Another pattern that is fairly unique to Microsoft is the Power BI Data Management Gateway. Data Management Gateway enables centralized registration of on-premises data sources that can be remotely live queried and refreshed in cloud Power BI reports. Most cloud BI solutions today require copying data to cloud…not Power BI. Power BI provides an option to copy data OR live query data on-premises from the cloud.

Secure queried data transfer occurs between Power BI’s cloud service and the on-premises Data Management Gateway in an Azure Service Bus without opening a firewall port. Cloud reports issue live queries to the remote on-premises data sources in the native data source language (SQL, MDX, DAX, etc.). The local data source on-premises then checks user role-based security and returns a data set to the cloud app. For on-premises data warehouses, direct query with Power BI Data Management Gateway for self-service BI in the cloud adds a lot of value and effectively tackles classic hybrid BI data challenges eliminating the need for large data movement.

Hybrid Reporting

Another differentiated design pattern with Microsoft BI in the hybrid BI world is reporting across the realms. Not only unifying on-premises Power BI, Excel and Reporting Services reports into one user experience but also bridging on-premises reporting with cloud reporting.

With Microsoft PowerBI.com “pinning” capabilities, users can combine on-premises Power BI, Excel or even Reporting Services reports with cloud Power BI reports. Combined “pinned reports” are also available in one set of Power BI native mobile apps across iOS, Android and Windows mobile devices – phones and tablets. Regardless of where and what Microsoft BI tool creates a report, PowerBI.com can render it.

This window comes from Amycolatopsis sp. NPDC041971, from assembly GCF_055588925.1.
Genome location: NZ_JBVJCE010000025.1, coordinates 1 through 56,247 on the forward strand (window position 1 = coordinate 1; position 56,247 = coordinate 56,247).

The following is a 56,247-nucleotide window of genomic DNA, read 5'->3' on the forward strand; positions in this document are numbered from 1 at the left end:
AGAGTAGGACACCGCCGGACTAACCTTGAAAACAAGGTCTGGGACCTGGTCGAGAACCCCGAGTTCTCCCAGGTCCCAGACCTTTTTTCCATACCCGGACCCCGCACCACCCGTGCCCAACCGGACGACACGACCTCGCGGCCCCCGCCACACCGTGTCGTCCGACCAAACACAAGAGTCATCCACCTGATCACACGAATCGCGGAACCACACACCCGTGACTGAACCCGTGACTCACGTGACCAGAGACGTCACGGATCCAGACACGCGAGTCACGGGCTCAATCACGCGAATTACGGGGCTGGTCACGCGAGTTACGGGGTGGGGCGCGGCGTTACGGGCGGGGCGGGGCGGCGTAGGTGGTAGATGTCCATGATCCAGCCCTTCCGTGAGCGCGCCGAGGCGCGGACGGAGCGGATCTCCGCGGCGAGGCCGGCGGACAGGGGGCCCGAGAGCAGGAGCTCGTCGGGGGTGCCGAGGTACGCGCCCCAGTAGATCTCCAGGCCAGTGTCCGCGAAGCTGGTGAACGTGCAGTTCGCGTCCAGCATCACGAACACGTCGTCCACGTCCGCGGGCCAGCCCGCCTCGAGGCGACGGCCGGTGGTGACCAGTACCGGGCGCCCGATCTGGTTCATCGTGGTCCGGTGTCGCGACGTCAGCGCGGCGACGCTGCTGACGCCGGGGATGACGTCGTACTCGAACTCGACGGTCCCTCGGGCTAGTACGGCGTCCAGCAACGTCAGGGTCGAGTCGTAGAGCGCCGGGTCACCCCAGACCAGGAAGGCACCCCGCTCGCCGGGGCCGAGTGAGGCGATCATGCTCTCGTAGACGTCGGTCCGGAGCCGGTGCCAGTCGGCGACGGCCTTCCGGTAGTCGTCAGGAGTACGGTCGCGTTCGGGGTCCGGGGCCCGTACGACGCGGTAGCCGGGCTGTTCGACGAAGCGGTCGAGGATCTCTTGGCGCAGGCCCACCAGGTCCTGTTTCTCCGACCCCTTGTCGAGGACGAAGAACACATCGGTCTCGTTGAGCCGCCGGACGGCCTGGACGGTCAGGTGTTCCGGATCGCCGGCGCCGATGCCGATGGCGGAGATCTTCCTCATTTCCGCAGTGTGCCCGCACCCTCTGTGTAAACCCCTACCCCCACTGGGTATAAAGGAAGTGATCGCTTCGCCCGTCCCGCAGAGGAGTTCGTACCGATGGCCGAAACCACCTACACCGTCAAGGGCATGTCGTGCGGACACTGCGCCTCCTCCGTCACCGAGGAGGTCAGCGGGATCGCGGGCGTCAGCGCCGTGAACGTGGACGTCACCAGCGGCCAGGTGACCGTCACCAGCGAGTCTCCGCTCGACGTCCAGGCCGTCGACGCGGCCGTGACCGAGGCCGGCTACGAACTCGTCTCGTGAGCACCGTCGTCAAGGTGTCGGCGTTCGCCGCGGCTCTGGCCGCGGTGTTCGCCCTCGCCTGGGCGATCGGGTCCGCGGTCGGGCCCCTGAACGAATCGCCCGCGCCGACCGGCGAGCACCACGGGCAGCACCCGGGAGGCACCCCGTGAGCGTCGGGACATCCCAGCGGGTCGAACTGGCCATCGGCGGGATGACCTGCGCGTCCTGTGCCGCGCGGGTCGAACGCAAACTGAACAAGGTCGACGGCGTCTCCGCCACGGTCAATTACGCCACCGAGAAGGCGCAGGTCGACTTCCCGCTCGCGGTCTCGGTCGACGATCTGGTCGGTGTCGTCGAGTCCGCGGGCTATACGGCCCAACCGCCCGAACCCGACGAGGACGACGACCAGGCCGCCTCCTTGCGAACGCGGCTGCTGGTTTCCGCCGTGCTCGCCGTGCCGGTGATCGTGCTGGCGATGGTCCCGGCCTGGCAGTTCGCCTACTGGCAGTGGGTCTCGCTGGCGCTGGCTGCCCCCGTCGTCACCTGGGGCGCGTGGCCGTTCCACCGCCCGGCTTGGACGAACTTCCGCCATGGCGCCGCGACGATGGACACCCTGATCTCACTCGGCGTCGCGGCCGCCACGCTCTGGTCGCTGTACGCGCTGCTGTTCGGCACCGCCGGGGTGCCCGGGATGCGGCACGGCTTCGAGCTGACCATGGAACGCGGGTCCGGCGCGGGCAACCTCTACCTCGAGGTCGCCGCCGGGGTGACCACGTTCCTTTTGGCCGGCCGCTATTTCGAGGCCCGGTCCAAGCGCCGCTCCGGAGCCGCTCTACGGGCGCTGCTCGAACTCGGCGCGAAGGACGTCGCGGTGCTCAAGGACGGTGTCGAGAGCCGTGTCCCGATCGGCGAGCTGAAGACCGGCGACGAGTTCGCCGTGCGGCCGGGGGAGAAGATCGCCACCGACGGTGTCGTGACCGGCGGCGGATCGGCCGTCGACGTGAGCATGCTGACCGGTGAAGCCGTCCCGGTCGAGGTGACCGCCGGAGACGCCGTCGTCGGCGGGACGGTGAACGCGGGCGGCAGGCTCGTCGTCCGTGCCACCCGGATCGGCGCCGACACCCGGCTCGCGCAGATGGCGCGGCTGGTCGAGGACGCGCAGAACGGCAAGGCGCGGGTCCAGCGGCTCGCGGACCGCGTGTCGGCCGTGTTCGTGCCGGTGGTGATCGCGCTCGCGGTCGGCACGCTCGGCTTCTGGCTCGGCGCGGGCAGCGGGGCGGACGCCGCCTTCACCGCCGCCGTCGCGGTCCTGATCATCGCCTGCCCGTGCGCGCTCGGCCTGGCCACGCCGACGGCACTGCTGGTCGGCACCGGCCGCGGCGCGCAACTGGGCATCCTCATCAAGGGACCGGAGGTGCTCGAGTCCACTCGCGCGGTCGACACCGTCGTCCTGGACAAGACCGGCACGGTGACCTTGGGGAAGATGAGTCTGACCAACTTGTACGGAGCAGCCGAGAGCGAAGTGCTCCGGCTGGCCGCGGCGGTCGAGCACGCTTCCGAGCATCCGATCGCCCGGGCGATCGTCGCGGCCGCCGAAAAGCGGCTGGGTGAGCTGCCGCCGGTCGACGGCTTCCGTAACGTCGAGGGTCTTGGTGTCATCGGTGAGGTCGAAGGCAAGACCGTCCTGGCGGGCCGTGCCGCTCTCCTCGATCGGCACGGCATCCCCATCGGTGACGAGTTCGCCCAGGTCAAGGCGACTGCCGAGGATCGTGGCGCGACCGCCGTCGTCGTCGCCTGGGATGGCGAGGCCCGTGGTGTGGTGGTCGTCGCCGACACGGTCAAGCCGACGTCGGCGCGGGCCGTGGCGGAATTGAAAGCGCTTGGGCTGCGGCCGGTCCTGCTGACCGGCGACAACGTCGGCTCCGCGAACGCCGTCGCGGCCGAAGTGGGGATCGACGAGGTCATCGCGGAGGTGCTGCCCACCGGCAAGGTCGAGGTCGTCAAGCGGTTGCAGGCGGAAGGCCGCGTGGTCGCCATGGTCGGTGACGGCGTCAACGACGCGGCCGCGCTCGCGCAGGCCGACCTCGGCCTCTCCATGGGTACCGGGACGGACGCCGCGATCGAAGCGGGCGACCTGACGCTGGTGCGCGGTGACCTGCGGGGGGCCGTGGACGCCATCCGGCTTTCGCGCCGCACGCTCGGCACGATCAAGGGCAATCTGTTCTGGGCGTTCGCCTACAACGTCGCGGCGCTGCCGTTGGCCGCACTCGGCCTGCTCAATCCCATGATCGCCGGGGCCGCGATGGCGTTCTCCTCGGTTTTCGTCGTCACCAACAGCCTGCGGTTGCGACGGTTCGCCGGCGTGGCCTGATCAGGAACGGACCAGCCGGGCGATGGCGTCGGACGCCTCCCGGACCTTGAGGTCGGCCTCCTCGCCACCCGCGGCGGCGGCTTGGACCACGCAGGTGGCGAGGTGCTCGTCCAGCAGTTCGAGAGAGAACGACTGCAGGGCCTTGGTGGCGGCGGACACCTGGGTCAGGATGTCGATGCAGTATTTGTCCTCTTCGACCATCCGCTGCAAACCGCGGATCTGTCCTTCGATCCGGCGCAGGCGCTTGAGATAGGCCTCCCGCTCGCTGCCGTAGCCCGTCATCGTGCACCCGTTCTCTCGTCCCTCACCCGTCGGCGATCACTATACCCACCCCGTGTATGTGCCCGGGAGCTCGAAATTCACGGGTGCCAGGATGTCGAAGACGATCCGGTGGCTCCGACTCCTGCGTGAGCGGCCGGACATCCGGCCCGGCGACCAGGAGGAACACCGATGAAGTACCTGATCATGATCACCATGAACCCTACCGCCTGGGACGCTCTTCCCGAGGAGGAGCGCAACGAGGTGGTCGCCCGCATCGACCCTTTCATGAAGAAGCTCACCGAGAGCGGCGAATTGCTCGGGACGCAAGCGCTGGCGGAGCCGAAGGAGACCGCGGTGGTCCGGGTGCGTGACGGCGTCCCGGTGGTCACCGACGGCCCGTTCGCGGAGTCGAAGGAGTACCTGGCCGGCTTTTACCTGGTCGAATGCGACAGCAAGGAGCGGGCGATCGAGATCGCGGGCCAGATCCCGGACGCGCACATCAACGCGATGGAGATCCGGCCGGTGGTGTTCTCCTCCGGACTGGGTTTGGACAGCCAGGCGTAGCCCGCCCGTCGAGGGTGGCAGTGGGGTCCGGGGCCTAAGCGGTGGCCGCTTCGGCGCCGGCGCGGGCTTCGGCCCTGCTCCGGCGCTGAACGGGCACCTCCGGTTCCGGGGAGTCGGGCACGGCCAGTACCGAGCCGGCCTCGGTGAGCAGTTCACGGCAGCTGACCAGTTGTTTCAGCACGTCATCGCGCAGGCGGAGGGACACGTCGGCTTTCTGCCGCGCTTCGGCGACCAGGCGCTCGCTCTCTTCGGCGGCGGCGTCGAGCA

Unified Reporting

I can honestly say that I believe Microsoft is the only vendor in the BI market that can achieve this level of unified hybrid BI reporting today. We all know that as much as competing BI vendors bash Excel, business users still love and need Excel. Ideally, all types of reports would be made available for your business users regardless of report type or where those reports live in a modern hybrid BI world.

Hybrid Analytics

The last highlighted area of hybrid BI that I mentioned in my session was iterative, actionable analytics with Azure ML, R, Office and new Power Apps integration with Power BI.

Azure ML and R enable embedding of predictive analytics capabilities in on-premises or cloud applications. A catalog of predefined analytics solution templates enables rapid deployment of intelligent analytics regardless of deployment location choice simply by connecting a data source.

Azure ML and R

Office is still the world’s most popular productivity tool with millions of users already using Office 365 in the cloud. There are many synergies between Office apps and Power BI including awesome data storytelling with Sway and group collaboration. Just click the icon at the top left of the Power BI screen and explore what you can combine today with Office 365.

Power Apps

 

New Power Apps allows business users to design, build and deploy business process apps from templates that integrate, query and provide write-back to cloud or on-premises data sources. Using no code, non-technical users can create forms, apply business logic and even add workflows to make Power BI an actionable and iterative decision making solution. From end-to-end business process to insights to reporting, Power Apps + Power BI are “pun intended” = a powerful combination.

For More Information

If data gravity and hybrid BI is interesting to you, check out my presentation and notes posted on SlideShare. For Gartner BI Summit Australia attendees, there may also be a recording available of the live session and hybrid BI solution demonstrations.